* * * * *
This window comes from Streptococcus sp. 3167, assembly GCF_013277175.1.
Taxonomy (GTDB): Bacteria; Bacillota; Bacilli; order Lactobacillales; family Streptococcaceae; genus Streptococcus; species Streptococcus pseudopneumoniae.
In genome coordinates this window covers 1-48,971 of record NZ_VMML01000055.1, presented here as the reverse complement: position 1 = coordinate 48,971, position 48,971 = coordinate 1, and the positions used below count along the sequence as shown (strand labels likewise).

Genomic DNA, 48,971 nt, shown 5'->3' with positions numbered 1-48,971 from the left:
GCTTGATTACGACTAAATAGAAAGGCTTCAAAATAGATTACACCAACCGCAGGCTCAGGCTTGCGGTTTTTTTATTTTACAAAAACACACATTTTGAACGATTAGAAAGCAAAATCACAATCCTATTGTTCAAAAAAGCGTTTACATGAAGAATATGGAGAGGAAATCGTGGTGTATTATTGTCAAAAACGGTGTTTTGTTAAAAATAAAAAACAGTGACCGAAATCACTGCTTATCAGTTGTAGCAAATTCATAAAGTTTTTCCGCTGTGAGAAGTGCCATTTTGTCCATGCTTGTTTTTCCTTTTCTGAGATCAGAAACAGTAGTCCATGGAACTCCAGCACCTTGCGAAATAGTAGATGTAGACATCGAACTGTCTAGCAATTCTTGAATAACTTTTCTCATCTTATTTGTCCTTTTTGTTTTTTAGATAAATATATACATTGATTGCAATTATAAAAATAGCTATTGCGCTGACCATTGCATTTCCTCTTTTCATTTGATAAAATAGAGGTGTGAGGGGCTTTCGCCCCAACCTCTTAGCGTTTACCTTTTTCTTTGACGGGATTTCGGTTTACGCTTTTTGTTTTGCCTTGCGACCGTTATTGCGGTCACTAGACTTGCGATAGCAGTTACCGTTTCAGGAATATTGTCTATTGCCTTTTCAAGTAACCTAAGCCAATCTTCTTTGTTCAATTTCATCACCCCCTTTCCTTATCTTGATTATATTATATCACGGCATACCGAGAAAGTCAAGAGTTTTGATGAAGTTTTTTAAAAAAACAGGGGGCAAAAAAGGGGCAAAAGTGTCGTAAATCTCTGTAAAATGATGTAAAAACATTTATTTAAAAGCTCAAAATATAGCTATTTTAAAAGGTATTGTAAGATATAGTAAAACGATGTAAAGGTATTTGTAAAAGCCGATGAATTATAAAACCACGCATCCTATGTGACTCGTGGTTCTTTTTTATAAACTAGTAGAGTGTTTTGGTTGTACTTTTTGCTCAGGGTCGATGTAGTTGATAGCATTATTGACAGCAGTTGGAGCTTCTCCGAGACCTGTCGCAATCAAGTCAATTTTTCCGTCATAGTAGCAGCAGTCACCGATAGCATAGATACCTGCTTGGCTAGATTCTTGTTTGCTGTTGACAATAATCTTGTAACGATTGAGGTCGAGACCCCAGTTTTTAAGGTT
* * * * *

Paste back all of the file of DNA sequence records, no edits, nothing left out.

This window comes from Streptococcus sp. 3167, assembly GCF_013277175.1.
Taxonomy (GTDB): Bacteria; Bacillota; Bacilli; order Lactobacillales; family Streptococcaceae; genus Streptococcus; species Streptococcus pseudopneumoniae.
In genome coordinates this window covers 1-48,971 of record NZ_VMML01000055.1, presented here as the reverse complement: position 1 = coordinate 48,971, position 48,971 = coordinate 1, and the positions used below count along the sequence as shown (strand labels likewise).

Genomic DNA, 48,971 nt, shown 5'->3' with positions numbered 1-48,971 from the left:
GCTTGATTACGACTAAATAGAAAGGCTTCAAAATAGATTACACCAACCGCAGGCTCAGGCTTGCGGTTTTTTTATTTTACAAAAACACACATTTTGAACGATTAGAAAGCAAAATCACAATCCTATTGTTCAAAAAAGCGTTTACATGAAGAATATGGAGAGGAAATCGTGGTGTATTATTGTCAAAAACGGTGTTTTGTTAAAAATAAAAAACAGTGACCGAAATCACTGCTTATCAGTTGTAGCAAATTCATAAAGTTTTTCCGCTGTGAGAAGTGCCATTTTGTCCATGCTTGTTTTTCCTTTTCTGAGATCAGAAACAGTAGTCCATGGAACTCCAGCACCTTGCGAAATAGTAGATGTAGACATCGAACTGTCTAGCAATTCTTGAATAACTTTTCTCATCTTATTTGTCCTTTTTGTTTTTTAGATAAATATATACATTGATTGCAATTATAAAAATAGCTATTGCGCTGACCATTGCATTTCCTCTTTTCATTTGATAAAATAGAGGTGTGAGGGGCTTTCGCCCCAACCTCTTAGCGTTTACCTTTTTCTTTGACGGGATTTCGGTTTACGCTTTTTGTTTTGCCTTGCGACCGTTATTGCGGTCACTAGACTTGCGATAGCAGTTACCGTTTCAGGAATATTGTCTATTGCCTTTTCAAGTAACCTAAGCCAATCTTCTTTGTTCAATTTCATCACCCCCTTTCCTTATCTTGATTATATTATATCACGGCATACCGAGAAAGTCAAGAGTTTTGATGAAGTTTTTTAAAAAAACAGGGGGCAAAAAAGGGGCAAAAGTGTCGTAAATCTCTGTAAAATGATGTAAAAACATTTATTTAAAAGCTCAAAATATAGCTATTTTAAAAGGTATTGTAAGATATAGTAAAACGATGTAAAGGTATTTGTAAAAGCCGATGAATTATAAAACCACGCATCCTATGTGACTCGTGGTTCTTTTTTATAAACTAGTAGAGTGTTTTGGTTGTACTTTTTGCTCAGGGTCGATGTAGTTGATAGCATTATTGACAGCAGTTGGAGCTTCTCCGAGACCTGTCGCAATCAAGTCAATTTTTCCGTCATAGTAGCAGCAGTCACCGATAGCATAGATACCTGCTTGGCTAGATTCTTGTTTGCTGTTGACAATAATCTTGTAACGATTGAGGTCGAGACCCCAGTTTTTAAGGTT